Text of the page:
And here’s some testy responses from Hill readers –
by James Bovard
Democracy promotion has long been one of the U.S. government’s favorite foreign charades. The Trump administration’s proposal to slash funding for democratic evangelism is being denounced as if it were the dawn of a new Dark Age. But this is a welcome step to draining a noxious swath of the Washington swamp.
Nineteenth century humorist Josh Billings quipped, “A fanatic is someone who does what the Lord would do if He knew the facts of the matter.” Similarly, the U.S. government intervenes to rig elections in case foreign voters don’t know the facts of the matter. The U.S. has interfered — usually covertly — in more than 80 foreign elections since World War Two to boost its preferred candidates.
Former CIA chief James Woolsey was asked last month on Fox News whether the U.S. government was continuing to meddle and “mess around in other people’s elections?” Woolsey replied with a smile and said: “Only for a very good cause. In the interests of democracy.” Obviously, democracy is ill-served if any U.S.-preferred candidate lose.Nowadays, the National Endowment for Democracy (NED) is the flagship for U.S. political meddling abroad, and Trump proposes to slash its budget by 60 percent, from $170 million to $67 million. When Congress created the agency in 1983, it prohibited NED and its grantees from directly aiding foreign political candidates. But that law restrains NED as effectively as the Fourth Amendment’s restriction on warrantless searches leashes the National Security Agency.
NED has been caught interfering in elections in France, Panama, Costa Rica, Nicaragua, Czechoslovakia, Poland, and many other nations. NED’s operatives helped spark bloody coup attempts in Venezuela and Haiti; their efforts also helped topple the elected government in the Ukraine in 2014 and ignite the ongoing civil war.
The CIA and NED tag-teamed to worsen the biggest U.S. foreign policy catastrophe of this century. After the CIA covertly bankrolled pro-U.S. factions for the Iraqi parliament elections in 2005, NED President Carl Gershman hailed the result as “one of the great events in the history of democracy.” But the animosity fanned by that rigged election helped spur a catastrophic civil war in Iraq which vastly increased the death toll for American soldiers.
Philosopher Hannah Arendt noted that during the Vietnam War, the U.S. government’s “policy of lying was hardly ever aimed at the enemy but chiefly if not exclusively destined for domestic consumption, for propaganda at home and especially for the purpose of deceiving Congress.” Similarly, NED exists to provide deniability to American politicians for their foreign meddling.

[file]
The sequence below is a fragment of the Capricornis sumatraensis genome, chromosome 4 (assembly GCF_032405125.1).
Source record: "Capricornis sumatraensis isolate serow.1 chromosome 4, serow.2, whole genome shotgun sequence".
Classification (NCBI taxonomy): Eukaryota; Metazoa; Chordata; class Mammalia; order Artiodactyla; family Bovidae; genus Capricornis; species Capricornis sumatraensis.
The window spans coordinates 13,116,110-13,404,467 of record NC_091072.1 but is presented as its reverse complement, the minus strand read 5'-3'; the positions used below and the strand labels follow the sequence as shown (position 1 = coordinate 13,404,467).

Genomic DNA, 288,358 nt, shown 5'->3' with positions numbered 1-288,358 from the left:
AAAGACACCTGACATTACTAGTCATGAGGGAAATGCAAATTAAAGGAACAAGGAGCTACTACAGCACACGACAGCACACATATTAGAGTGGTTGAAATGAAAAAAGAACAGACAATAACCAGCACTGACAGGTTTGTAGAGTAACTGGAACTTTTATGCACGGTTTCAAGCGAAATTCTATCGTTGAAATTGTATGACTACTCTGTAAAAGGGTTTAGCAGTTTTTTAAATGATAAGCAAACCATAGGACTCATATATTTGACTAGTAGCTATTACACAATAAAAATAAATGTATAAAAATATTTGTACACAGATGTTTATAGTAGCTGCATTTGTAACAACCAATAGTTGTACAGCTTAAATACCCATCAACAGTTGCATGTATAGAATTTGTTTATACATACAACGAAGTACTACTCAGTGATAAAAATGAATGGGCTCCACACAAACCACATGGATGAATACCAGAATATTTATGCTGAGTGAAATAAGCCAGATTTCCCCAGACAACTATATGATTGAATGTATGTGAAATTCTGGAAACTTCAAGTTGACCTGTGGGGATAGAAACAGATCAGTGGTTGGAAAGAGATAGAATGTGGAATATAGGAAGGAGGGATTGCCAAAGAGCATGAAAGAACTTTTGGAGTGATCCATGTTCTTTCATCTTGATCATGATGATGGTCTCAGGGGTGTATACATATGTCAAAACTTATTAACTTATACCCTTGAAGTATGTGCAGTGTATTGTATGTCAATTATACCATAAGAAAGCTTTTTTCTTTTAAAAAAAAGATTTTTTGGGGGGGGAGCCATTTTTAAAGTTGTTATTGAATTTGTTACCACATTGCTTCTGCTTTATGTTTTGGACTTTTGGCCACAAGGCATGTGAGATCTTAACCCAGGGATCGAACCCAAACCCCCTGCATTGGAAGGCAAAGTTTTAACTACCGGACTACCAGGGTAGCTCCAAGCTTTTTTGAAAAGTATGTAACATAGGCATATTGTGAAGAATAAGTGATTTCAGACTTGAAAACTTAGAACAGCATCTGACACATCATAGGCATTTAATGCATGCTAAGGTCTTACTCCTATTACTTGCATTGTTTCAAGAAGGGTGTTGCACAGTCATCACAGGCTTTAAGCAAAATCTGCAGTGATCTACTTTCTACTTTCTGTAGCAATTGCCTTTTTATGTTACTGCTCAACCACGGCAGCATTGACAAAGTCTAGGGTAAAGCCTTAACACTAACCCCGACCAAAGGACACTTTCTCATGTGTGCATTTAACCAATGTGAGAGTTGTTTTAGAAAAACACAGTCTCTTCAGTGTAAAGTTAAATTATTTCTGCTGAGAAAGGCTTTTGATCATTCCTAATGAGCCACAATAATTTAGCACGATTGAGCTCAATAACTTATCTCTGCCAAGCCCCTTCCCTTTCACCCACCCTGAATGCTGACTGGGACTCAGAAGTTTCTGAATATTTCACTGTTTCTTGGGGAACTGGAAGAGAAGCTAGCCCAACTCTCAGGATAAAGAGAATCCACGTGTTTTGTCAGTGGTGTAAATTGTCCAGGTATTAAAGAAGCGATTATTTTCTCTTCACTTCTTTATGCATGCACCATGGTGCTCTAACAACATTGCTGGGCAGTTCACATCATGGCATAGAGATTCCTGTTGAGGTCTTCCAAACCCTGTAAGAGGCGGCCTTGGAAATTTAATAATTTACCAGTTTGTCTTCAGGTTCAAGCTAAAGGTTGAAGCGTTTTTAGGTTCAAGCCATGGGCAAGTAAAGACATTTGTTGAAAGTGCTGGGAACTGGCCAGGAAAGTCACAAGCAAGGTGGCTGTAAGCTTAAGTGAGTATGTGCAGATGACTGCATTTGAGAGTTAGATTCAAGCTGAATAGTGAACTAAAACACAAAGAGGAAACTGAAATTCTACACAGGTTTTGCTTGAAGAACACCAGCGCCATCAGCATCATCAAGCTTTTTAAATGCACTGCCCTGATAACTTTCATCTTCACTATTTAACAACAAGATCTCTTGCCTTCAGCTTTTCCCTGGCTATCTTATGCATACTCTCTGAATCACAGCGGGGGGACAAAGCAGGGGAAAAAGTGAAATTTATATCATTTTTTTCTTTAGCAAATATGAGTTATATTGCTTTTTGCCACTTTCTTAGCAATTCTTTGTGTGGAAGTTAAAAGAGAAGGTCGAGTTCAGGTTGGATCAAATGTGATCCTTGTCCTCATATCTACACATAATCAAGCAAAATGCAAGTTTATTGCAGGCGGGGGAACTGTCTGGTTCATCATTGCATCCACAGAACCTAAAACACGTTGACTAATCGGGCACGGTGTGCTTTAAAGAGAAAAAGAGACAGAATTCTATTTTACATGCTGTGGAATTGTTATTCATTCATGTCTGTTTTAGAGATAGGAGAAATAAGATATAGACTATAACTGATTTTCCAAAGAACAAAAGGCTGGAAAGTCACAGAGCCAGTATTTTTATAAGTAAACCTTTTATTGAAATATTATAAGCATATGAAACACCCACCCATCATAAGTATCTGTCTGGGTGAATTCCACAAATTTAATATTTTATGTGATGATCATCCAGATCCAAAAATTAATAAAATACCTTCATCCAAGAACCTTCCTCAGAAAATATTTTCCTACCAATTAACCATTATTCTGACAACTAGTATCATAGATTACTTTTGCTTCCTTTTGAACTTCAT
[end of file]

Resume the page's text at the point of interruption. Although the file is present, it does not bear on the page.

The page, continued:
Gershman likes to portray NED as a “private and non-governmental” organization — as if billions of tax dollars had mysteriously showed up in its coffers via Congress over the decades. This facade usually passes muster with the docile American media but foreigners often see through the ruse — especially when Gershman publicly practically calls for ousting elected foreign leaders such as Russia’s Vladimir Putin.
NED delivers much of its budget to two political front groups. The International Republican Institute has funded centrist or right-leaning political operations around the globe. Sen. John McCain (R-Ariz.), the Institute’s long-term chairman, boasted in 1997: “When we provide the democratic opposition in Albania with 12 Jeep Cherokees and they win an election, I’m incredibly proud.” Obviously, no U.S.-favored politician should be obliged to hustle for votes in a ramshackle Yugo.
The National Democratic Institute also uses its NED windfalls to play favorites abroad. When its chairman, Madeline Albright, was secretary of State during the Clinton administration, she uttered what could the eternal rallying cry for all subsequent U.S. meddling: “We are the indispensable nation. We stand tall and we see further than other countries into the future.”
President Trump’s proposed budget cut (which also slashes democracy promotion funding in other agencies) is spurring predictable teeth gnashing. Council of Foreign Relations fellow Stewart Patrick lamented last week in The Hill: “By the Trump administration is destroying the credibility of the United States as a champion of freedom around the world.” But the U.S. government already lacks “champion of freedom” cachet except inside the Beltway and among profiteers on the foreign policy gravy train.
Democracy can be a wonderful thing but foreign aggression in its name usually doesn’t work out happily. President Obama invoked democracy to justify bombing Libya, leaving that nation in chaos, with terrorists running amok and slave markets openly operating. Promoting democracy was also one of Obama’s excuses for the U.S. government fueling Syria’s civil war, which has left hundreds of thousands of people dead.
U.S. interference taints every foreign election it touches. American politics continues to be roiled by Russian-financed Facebook and Twitter advertisements from a year and a half ago. This unending uproar should help Americans recognize how U.S. interventions in foreign referendums can pollute local political waters.
Unfortunately, many Washingtonians are blinded by self-serving sanctimony. National Democratic Institute president Kenneth Wollack claims that equating U.S. and Russian interventions in foreign elections is like “comparing someone who delivers lifesaving medicine to someone who brings deadly poison.” But the opiate crisis illustrates how easily therapeutic concoctions can produce vast carnage.
Democracy often provides a vast improvement in governance in foreign lands but bribery, finagling, and bombing are poor ways to export freedom. Can Washington politicians and policy wonks explain why the U.S. government deserves veto power over elections everywhere else on Earth? If not, it is time to end the “we see further” claptrap.